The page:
After a bit, by which I mean several hours, we decided to go for a loop through the field trails to pick up additional birds.  Lots of accipiters, most of which weren’t photographed as the birds buzzed past: Broadwing, Cooper’s Hawk, Red-shoulder, and great views of a Merlin.  We caught this particular Merlin in three different locations, but I’ll just share one photo:

The magnificent Merlin with minimal magnification. Cape May, NJ.  Photo taken on October 10, 2014.

The magnificent Merlin with minimal magnification. Cape May, NJ. Photo taken on October 10, 2014.

We had a chance to watch it eat a Yellow Warbler (hence the yellow warbler in the sightings list).  It flew in one tree ate for a bit, flew off and happened to land much closer to our new location.   It then flew away, and we (I) was distracted by another new bird.

So to back up the story a bit, as we headed into the trails, two exiting birders stopped us to inform us that the Common Gallinule was present today.  I was so excited I near sent my adviser back to learn the precise location of the bird, but he said he had a good idea (or he really didn’t want to go chasing after people!).

So each waterway we found, I’d search thoroughly.  I’d scout ahead so I could have more time, then linger behind making sure I hadn’t missed a single feather.  I did find a Green Heron for the class that way.

Obscured Green Heron is not a Common Gallinule. Cape May, NJ.  Photo taken on October 10, 2014.

Obscured Green Heron is not a Common Gallinule. Cape May, NJ. Photo taken on October 10, 2014.

At the next pond, my adviser found my my dream bird of the day:

Common Gallinule. Lifer. Cape May, NJ.  Photo taken on October 10, 2014.

Common Gallinule. Lifer. Cape May, NJ. Photo taken on October 10, 2014.

Lifer #2, the Common Gallinule.  And an additional photo of Lifer #1 the Little Blue Heron this time with beak feature obviously not black.

Little Blue Heron up close. Cape May, NJ.  Photo taken on October 10, 2014.

Little Blue Heron up close. Cape May, NJ. Photo taken on October 10, 2014.

We wrapped up shortly after that as the light faded with a bit more time on the platform. Then after the class departed home we went to the beach for a bit. Was close to getting a lifer gull then the flock spooked and I didn’t see it, alas. (But there’s a promise of gulls in December, so cross fingers!) I’ll close out with one of the last (but not the last) bird of the day. The last bird of the day was a screech owl that flew over the car on the drive home listening to bad radio, but there’s no photo of that.

Osprey with fish in the fading light. Cape May, NJ.  Photo taken on October 10, 2014.

Osprey with fish in the fading light. Cape May, NJ. Photo taken on October 10, 2014.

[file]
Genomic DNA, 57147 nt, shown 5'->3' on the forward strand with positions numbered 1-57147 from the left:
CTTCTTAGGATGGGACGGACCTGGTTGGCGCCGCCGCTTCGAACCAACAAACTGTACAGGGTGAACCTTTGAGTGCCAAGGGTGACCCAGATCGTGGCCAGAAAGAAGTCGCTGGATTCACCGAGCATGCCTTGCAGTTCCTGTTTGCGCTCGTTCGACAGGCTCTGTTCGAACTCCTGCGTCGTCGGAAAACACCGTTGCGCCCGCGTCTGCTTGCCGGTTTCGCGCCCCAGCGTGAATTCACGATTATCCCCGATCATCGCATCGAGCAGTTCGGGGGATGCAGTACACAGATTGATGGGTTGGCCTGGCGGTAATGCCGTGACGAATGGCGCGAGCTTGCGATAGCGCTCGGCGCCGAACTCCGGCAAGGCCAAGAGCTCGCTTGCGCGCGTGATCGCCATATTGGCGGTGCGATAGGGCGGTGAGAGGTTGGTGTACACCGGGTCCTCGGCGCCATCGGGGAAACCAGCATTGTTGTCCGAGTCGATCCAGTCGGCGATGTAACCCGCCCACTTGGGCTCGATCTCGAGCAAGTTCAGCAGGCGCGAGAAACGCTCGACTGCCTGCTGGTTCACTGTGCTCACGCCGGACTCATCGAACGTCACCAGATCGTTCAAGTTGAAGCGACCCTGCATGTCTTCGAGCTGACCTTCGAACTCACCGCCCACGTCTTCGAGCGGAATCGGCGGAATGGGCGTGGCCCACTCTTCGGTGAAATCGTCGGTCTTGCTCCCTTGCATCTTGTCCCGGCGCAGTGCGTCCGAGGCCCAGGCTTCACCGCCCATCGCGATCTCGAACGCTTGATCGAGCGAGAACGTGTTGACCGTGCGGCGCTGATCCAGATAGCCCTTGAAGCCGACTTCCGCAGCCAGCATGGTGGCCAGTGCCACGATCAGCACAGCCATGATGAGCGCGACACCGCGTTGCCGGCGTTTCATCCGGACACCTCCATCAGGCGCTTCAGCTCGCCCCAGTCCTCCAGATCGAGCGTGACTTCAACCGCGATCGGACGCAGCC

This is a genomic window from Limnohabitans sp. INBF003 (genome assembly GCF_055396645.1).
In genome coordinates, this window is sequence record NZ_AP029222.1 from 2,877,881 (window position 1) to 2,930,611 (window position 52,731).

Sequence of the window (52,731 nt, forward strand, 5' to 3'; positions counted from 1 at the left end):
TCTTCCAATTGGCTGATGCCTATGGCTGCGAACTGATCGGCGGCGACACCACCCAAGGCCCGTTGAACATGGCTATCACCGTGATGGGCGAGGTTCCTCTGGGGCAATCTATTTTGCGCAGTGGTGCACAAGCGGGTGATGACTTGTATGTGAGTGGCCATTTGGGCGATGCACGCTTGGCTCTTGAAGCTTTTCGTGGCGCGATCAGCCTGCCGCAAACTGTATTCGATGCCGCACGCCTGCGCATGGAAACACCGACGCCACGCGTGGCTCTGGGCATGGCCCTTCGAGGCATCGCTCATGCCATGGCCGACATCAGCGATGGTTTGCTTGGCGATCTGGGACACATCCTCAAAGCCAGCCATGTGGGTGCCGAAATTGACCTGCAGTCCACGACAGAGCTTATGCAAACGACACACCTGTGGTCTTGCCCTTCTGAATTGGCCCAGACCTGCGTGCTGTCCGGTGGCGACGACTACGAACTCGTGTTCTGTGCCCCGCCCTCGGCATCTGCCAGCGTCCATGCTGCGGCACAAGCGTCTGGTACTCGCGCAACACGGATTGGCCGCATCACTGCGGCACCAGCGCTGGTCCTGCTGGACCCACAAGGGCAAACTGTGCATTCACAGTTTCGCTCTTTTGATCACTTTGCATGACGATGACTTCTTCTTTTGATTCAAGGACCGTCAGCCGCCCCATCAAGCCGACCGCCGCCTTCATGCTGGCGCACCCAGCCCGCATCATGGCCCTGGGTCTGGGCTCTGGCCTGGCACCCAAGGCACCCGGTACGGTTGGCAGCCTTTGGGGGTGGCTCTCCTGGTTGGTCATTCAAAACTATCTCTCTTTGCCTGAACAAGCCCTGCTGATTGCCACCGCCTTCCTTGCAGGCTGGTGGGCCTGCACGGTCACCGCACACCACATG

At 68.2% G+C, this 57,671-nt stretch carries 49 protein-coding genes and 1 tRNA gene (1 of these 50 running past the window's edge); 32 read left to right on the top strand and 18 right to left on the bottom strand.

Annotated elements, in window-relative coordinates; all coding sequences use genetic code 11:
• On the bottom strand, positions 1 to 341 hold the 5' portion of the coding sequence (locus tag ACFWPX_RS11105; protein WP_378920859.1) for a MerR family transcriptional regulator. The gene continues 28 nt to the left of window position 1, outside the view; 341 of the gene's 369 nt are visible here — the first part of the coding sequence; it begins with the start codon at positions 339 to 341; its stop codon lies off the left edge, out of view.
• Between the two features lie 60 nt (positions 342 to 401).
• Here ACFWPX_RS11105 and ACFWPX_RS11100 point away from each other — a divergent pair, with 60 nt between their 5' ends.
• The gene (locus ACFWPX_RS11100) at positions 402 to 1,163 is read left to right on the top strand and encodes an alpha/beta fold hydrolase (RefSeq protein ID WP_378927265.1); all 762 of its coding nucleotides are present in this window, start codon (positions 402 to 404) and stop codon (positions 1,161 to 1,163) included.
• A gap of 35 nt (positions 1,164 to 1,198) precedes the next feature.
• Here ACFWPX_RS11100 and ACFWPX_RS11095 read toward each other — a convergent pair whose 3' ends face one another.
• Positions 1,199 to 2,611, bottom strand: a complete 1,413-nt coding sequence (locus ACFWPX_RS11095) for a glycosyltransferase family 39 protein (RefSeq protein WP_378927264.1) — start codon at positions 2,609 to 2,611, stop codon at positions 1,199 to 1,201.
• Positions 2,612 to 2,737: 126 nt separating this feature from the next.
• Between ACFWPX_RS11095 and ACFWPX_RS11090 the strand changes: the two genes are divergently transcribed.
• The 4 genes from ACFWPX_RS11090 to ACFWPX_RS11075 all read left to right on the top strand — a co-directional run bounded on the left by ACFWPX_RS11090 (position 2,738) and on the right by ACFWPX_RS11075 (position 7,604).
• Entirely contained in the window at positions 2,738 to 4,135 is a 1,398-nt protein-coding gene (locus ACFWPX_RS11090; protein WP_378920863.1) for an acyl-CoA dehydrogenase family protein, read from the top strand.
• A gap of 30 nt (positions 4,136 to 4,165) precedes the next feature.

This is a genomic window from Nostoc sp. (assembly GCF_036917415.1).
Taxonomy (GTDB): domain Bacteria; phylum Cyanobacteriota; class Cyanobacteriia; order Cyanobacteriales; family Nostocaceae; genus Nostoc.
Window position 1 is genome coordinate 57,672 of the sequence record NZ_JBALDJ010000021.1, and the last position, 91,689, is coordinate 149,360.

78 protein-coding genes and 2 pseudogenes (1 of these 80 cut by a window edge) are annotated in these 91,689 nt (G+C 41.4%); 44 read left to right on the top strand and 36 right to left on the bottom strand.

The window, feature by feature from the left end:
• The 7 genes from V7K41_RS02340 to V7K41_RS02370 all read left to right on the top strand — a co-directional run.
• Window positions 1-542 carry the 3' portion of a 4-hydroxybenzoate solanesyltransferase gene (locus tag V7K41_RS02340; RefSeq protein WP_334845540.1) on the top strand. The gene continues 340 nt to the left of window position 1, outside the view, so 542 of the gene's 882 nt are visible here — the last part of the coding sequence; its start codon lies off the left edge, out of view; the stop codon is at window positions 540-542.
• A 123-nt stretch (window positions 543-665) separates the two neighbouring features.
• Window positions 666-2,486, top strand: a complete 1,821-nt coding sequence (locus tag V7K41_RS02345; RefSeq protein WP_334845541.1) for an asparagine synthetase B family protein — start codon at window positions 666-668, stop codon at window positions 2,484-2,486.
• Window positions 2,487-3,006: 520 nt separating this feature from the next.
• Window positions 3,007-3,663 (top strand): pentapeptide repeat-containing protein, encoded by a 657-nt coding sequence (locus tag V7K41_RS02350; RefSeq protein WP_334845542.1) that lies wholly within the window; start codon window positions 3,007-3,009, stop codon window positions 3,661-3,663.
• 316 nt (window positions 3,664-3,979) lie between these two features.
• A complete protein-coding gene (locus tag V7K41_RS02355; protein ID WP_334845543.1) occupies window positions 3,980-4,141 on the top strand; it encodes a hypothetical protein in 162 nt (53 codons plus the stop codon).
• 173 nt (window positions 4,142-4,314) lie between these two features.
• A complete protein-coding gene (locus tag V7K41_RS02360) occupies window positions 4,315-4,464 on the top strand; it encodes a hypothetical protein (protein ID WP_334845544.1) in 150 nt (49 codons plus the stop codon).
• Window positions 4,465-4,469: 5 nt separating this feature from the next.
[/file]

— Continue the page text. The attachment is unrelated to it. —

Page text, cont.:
Canada Goose
Mute Swan
Gadwall
American Wigeon
Mallard
Blue-winged Teal
Northern Shoveler
Northern Pintail
Green-winged Teal
Common Loon
Pied-billed Grebe
Double-crested Cormorant
Great Blue Heron
Great Egret
Snowy Egret
Little Blue Heron
Green Heron
Glossy Ibis
Turkey Vulture
Osprey
Northern Harrier
Sharp-shinned Hawk
Cooper’s Hawk
Red-shouldered Hawk —
Broad-winged Hawk
Common Gallinule
Semipalmated Plover?
Pectoral Sandpiper
Western Sandpiper
Laughing Gull
Ring-billed Gull
Herring Gull
Great Black-backed Gull
Caspian Tern
Common Tern
Forster’s Tern
Rock Pigeon
Mourning Dove
Belted Kingfisher
Red-bellied Woodpecker
Northern Flicker
Merlin
Peregrine Falcon
Blue Jay
American Crow
Fish Crow
Northern Rough-winged Swallow
Tree Swallow
Carolina Chickadee
Tufted Titmouse
Carolina Wren
Blue-gray Gnatcatcher
American Robin
Gray Catbird
Brown Thrasher
Northern Mockingbird
Common Yellowthroat
Yellow Warbler
Yellow-rumped Warbler
Northern Cardinal
House Sparrow

Back to Business at Brigantine

Hopefully now that fall migration is settling down, I can catch up with the blogging. (Ha) I’ve been doing things, bird things even, but it’s hard to write with binoculars or a bird in the the hand. Though I hear that’s worth two in the bush!

In mid-September I had the opportunity to join the Montclair State University ornithology class on their first trip. Destination: Brigantine.

The conditions were rubbish for photography, but we saw decent birds.  It was windy, cloudy, and high tide!

Mute Swan only, no Tundra this trip.   We had a fair showing for ducks in September.  I may have picked up Green-winged and blue-winged Teal for year.  So, since it’s two months late, no more words, enjoy photos and bird lists!

Blustery day at high tide. Brigantine / Forsythe NWR, NJ. Photo taken on September 13, 2014.

Blustery day at high tide. Brigantine / Forsythe NWR, NJ. Photo taken on September 13, 2014.

Mute Swans swim through the rushes and reeds of the  freshwater interior. Brigantine / Forsythe NWR, NJ. Photo taken on September 13, 2014.

Mute Swans swim through the rushes and reeds of the freshwater interior. Brigantine / Forsythe NWR, NJ. Photo taken on September 13, 2014.

Lone Double-crested Cormorant at high tide. Brigatine / Forsythe NWR, NJ. Photo taken on September 13, 2014.

Lone Double-crested Cormorant at high tide. Brigatine / Forsythe NWR, NJ. Photo taken on September 13, 2014.

Semipalmated Sandpipers nice and close because it's high tide. Brigantine / Forsythe NWR, NJ. Photo taken on September 13, 2014.

Semipalmated Sandpipers nice and close because it’s high tide. Brigantine / Forsythe NWR, NJ. Photo taken on September 13, 2014.